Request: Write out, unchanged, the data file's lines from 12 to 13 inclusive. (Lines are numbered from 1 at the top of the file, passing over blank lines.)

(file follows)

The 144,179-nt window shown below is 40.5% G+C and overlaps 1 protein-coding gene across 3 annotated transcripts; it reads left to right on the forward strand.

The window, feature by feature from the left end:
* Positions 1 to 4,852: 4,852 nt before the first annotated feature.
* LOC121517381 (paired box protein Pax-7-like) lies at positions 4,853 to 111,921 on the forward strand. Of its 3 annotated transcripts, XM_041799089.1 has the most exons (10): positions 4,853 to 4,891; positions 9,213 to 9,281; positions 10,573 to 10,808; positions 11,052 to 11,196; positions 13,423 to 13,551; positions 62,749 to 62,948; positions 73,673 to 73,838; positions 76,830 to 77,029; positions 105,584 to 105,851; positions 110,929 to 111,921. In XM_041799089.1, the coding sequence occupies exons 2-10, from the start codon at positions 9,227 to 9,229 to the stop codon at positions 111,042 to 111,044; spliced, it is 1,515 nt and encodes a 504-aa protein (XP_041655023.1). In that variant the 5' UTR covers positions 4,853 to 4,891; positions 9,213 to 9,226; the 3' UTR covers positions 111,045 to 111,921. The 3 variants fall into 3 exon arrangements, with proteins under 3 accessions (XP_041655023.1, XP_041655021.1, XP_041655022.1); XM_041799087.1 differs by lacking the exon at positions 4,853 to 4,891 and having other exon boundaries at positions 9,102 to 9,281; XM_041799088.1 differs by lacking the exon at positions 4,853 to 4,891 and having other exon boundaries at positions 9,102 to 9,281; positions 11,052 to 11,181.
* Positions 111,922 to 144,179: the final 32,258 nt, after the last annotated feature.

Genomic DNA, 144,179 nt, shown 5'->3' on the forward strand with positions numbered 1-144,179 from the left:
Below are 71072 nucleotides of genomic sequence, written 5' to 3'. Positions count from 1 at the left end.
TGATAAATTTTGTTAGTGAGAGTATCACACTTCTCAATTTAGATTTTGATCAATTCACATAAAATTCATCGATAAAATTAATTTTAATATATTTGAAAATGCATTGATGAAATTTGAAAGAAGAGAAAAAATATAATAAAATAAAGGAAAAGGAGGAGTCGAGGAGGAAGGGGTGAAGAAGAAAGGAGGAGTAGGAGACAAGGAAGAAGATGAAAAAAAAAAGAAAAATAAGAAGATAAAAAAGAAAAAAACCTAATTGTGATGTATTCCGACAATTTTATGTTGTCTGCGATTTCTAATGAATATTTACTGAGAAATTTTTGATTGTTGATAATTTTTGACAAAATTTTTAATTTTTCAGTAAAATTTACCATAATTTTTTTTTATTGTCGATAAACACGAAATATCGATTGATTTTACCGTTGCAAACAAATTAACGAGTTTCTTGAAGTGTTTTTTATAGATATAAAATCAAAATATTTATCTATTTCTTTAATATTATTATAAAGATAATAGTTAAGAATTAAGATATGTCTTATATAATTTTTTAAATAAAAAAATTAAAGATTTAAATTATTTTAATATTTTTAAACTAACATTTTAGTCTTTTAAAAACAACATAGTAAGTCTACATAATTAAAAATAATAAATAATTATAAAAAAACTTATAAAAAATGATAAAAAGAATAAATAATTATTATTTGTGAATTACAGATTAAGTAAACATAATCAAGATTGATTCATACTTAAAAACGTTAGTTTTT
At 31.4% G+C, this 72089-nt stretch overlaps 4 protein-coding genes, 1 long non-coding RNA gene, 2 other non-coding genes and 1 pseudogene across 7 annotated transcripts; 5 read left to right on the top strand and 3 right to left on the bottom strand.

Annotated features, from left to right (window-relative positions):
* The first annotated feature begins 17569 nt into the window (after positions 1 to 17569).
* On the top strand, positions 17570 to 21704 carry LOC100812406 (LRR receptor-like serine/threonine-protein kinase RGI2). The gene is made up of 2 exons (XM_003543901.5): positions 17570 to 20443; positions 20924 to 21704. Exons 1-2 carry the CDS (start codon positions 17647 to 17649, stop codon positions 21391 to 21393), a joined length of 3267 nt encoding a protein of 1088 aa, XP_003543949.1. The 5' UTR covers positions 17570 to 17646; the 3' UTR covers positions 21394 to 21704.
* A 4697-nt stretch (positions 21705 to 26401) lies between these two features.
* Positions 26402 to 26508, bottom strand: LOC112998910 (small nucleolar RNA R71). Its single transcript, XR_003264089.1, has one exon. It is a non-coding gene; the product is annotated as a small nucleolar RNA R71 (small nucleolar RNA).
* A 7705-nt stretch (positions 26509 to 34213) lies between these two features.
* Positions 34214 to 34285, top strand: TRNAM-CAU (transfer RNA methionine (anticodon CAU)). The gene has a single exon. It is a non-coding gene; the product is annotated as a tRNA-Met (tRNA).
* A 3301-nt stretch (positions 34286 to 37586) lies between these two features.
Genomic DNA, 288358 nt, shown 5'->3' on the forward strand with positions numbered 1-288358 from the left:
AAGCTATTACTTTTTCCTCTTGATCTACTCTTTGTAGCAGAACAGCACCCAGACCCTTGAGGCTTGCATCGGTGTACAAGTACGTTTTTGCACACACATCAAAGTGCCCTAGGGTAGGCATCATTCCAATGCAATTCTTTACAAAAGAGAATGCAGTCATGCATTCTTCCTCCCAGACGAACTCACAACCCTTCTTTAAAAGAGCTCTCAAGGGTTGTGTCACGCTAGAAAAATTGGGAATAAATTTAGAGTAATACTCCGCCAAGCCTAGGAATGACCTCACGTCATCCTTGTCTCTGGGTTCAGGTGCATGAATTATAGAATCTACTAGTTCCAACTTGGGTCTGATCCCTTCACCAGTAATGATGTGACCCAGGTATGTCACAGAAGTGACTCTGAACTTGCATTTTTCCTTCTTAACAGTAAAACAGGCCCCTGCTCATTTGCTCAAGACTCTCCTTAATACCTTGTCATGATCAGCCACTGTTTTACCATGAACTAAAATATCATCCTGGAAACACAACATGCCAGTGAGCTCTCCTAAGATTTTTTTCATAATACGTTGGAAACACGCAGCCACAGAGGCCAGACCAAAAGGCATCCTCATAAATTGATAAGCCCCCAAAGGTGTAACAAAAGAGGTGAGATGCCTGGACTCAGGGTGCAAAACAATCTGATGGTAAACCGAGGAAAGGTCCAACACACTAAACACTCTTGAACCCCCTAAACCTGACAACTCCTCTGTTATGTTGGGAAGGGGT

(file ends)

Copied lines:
* On the top strand, positions 17570 to 21704 carry LOC100812406 (LRR receptor-like serine/threonine-protein kinase RGI2). The gene is made up of 2 exons (XM_003543901.5): positions 17570 to 20443; positions 20924 to 21704. Exons 1-2 carry the CDS (start codon positions 17647 to 17649, stop codon positions 21391 to 21393), a joined length of 3267 nt encoding a protein of 1088 aa, XP_003543949.1. The 5' UTR covers positions 17570 to 17646; the 3' UTR covers positions 21394 to 21704.
* A 4697-nt stretch (positions 21705 to 26401) lies between these two features.